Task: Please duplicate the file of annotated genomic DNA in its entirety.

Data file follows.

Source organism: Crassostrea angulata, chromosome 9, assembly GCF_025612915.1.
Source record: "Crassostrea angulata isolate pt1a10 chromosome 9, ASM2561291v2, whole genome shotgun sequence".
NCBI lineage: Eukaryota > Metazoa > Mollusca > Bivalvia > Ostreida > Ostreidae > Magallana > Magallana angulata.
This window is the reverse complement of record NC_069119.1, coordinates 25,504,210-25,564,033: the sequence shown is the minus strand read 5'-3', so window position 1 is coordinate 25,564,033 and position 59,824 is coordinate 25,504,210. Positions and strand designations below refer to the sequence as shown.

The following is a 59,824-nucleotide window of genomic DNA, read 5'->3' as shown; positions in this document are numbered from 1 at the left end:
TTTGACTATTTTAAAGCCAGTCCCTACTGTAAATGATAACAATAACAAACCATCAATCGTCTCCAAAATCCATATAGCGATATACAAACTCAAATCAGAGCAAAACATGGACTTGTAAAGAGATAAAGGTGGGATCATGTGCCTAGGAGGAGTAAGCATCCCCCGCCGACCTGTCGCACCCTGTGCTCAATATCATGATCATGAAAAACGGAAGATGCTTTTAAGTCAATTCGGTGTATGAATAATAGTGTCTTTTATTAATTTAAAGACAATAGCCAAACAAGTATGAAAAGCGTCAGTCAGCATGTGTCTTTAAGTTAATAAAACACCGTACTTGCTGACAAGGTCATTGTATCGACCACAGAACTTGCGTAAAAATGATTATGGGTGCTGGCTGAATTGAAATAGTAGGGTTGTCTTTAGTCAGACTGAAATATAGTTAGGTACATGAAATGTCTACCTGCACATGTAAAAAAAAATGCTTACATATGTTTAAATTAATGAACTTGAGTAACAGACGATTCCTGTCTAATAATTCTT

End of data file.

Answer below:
Source organism: Crassostrea angulata, chromosome 9, assembly GCF_025612915.1.
Source record: "Crassostrea angulata isolate pt1a10 chromosome 9, ASM2561291v2, whole genome shotgun sequence".
NCBI lineage: Eukaryota > Metazoa > Mollusca > Bivalvia > Ostreida > Ostreidae > Magallana > Magallana angulata.
This window is the reverse complement of record NC_069119.1, coordinates 25,504,210-25,564,033: the sequence shown is the minus strand read 5'-3', so window position 1 is coordinate 25,564,033 and position 59,824 is coordinate 25,504,210. Positions and strand designations below refer to the sequence as shown.

The following is a 59,824-nucleotide window of genomic DNA, read 5'->3' as shown; positions in this document are numbered from 1 at the left end:
TTTGACTATTTTAAAGCCAGTCCCTACTGTAAATGATAACAATAACAAACCATCAATCGTCTCCAAAATCCATATAGCGATATACAAACTCAAATCAGAGCAAAACATGGACTTGTAAAGAGATAAAGGTGGGATCATGTGCCTAGGAGGAGTAAGCATCCCCCGCCGACCTGTCGCACCCTGTGCTCAATATCATGATCATGAAAAACGGAAGATGCTTTTAAGTCAATTCGGTGTATGAATAATAGTGTCTTTTATTAATTTAAAGACAATAGCCAAACAAGTATGAAAAGCGTCAGTCAGCATGTGTCTTTAAGTTAATAAAACACCGTACTTGCTGACAAGGTCATTGTATCGACCACAGAACTTGCGTAAAAATGATTATGGGTGCTGGCTGAATTGAAATAGTAGGGTTGTCTTTAGTCAGACTGAAATATAGTTAGGTACATGAAATGTCTACCTGCACATGTAAAAAAAAATGCTTACATATGTTTAAATTAATGAACTTGAGTAACAGACGATTCCTGTCTAATAATTCTT